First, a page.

- governments around the world are looking for ways to emerge from the restrictive social distancing practices in effect.
- These physical or digital documents are proposed as a way to certify individuals who have been infected and are supposedly immune to the virus
- Though many countries have been testing for antibodies, most of the tests are not designed to see if humans are immune to secondary infections.
- Many COVID-19 tests have appeared in the marketplace, and not all of them are accurate.
With a possible COVID-19 vaccine still many months away, governments around the world are looking for ways to emerge from the restrictive social distancing practices in effect. Economic pressures are also being felt across the globe. One idea for possible relief that is catching on in countries like Italy, the United States, the United Kingdom, and Germany is immunity passports.
These physical or digital documents are proposed as a way to certify individuals who have been infected and are supposedly immune to the virus, including people who have detectable antibodies to the SARS-CoV. Immunity passports would make their owners exempt from physical restrictions and could allow them to return to school, work, and their regular routines.
The World Health Organization (WHO)’s Opinion
WHO has already published guidelines for the next phase of the coronavirus response, and it includes changes to public health and social measures. It also includes a mention of immunity passports. WHO pointed out that there is no real evidence showing that people who recover from the virus are protected from becoming infected again.
Though many countries have been testing for antibodies, most of the tests are not designed to see if humans are immune to secondary infections. At this point, WHO feels that the evidence does not support the effectiveness of antibody immunity. The accuracy of immunity passports cannot be guaranteed; people who believe they are immune to second infections might ignore public health safety measures, increasing the chances of continued transmissions.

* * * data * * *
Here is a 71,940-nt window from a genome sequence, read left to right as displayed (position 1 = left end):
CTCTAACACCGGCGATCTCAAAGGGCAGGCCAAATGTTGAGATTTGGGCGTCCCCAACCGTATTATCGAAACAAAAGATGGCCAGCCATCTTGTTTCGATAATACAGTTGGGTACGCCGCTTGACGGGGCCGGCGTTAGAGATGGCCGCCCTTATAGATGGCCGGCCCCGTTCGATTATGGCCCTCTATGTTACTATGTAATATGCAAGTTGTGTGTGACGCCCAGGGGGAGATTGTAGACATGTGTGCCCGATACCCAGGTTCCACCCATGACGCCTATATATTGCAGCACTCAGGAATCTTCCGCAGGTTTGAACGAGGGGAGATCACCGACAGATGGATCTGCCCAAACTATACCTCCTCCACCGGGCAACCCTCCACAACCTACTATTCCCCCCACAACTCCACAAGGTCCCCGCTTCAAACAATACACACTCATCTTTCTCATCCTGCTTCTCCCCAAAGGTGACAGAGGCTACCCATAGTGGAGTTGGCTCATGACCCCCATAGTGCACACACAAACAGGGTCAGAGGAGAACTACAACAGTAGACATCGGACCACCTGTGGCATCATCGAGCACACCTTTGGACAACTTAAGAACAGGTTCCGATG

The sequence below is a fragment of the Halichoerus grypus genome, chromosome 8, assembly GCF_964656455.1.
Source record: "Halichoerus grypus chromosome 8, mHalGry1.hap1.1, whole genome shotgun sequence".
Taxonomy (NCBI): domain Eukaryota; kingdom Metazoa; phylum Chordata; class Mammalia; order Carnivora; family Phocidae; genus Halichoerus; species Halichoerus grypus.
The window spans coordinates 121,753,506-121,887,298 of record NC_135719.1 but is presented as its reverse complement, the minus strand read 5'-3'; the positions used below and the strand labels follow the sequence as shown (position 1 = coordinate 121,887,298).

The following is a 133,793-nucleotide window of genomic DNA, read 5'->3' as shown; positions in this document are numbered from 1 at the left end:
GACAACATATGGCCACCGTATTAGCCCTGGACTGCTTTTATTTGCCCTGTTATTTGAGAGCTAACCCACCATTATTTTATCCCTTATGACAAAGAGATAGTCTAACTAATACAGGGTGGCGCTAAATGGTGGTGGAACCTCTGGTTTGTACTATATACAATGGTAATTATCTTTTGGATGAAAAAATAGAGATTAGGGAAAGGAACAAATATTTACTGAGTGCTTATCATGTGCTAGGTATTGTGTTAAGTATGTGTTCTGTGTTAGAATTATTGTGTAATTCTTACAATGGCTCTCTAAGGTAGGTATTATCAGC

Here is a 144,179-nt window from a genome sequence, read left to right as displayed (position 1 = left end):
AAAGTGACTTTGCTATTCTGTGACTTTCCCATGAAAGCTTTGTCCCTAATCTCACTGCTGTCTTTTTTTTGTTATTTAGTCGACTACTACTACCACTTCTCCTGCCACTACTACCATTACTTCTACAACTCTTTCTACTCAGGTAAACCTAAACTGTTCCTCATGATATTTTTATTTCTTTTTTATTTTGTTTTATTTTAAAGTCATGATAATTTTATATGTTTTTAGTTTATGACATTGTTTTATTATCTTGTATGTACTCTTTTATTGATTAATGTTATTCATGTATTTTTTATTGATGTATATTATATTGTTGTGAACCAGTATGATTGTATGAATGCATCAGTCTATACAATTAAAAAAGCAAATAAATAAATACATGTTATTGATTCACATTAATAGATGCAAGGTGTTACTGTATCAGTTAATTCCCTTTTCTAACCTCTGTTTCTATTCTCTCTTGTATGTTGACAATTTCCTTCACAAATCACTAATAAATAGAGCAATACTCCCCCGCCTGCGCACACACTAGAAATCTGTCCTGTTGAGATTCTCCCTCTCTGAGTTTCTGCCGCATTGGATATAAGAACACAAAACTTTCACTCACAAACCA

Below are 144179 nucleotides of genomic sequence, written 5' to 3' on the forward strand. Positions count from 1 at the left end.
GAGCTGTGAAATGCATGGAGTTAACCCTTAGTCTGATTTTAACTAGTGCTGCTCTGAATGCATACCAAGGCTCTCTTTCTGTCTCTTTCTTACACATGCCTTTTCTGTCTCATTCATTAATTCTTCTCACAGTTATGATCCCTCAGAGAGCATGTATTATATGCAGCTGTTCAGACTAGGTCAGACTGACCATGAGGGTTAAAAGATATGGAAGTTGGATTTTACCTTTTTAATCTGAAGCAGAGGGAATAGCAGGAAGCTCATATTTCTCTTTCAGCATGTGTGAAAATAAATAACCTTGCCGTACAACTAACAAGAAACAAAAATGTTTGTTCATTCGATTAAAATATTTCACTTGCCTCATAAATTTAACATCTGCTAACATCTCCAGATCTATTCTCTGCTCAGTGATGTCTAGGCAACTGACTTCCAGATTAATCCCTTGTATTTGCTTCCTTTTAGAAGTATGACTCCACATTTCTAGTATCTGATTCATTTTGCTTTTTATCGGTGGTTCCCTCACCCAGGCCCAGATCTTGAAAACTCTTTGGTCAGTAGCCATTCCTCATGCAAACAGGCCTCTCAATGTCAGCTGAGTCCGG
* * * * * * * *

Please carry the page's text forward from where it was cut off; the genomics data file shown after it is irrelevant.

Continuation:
WHO also opined that these passports could impose artificial restrictions on which people can participate in certain activities, like social events, work, and travel. This could be especially detrimental for those who cannot afford to stay home and not work.
Many COVID-19 tests have appeared in the marketplace, and not all of them are accurate. In mid-April, the Food and Drug Administration announced that they would be working in conjunction with the National Institutes of Health to evaluate the quality of all these tests. One test manufactured by the company Cellex claims to be accurate, and is FDA-approved. Some critics still question this test’s accuracy, though.
An Educated Opinion
Scientficamerican.com posted a blog that advised caution against immunity passports and advocated for better testing methodologies. The authors recommended random population testing in conjunction with contact tracing to provide estimates of viral spread. The piece also emphasized the importance of testing people who are ill, and those at high exposure risk for infection. Although antibody testing could provide answers, in its current state it does not offer a solution. The authors, therefore, theorized that a positive antibody test does not equal true immunity to COVID-19. In their opinion, doing so is medically wrong, and it could also open up a whole new world of civil liberties issues.
Calling the immunity passport policy “shortsighted,” the authors pushed for redirecting efforts towards active infection testing, contact tracing, physical distancing, testing the “6,000-plus drugs approved for human use,” and obtaining needed supplies like ventilators, masks, and personal protective equipment.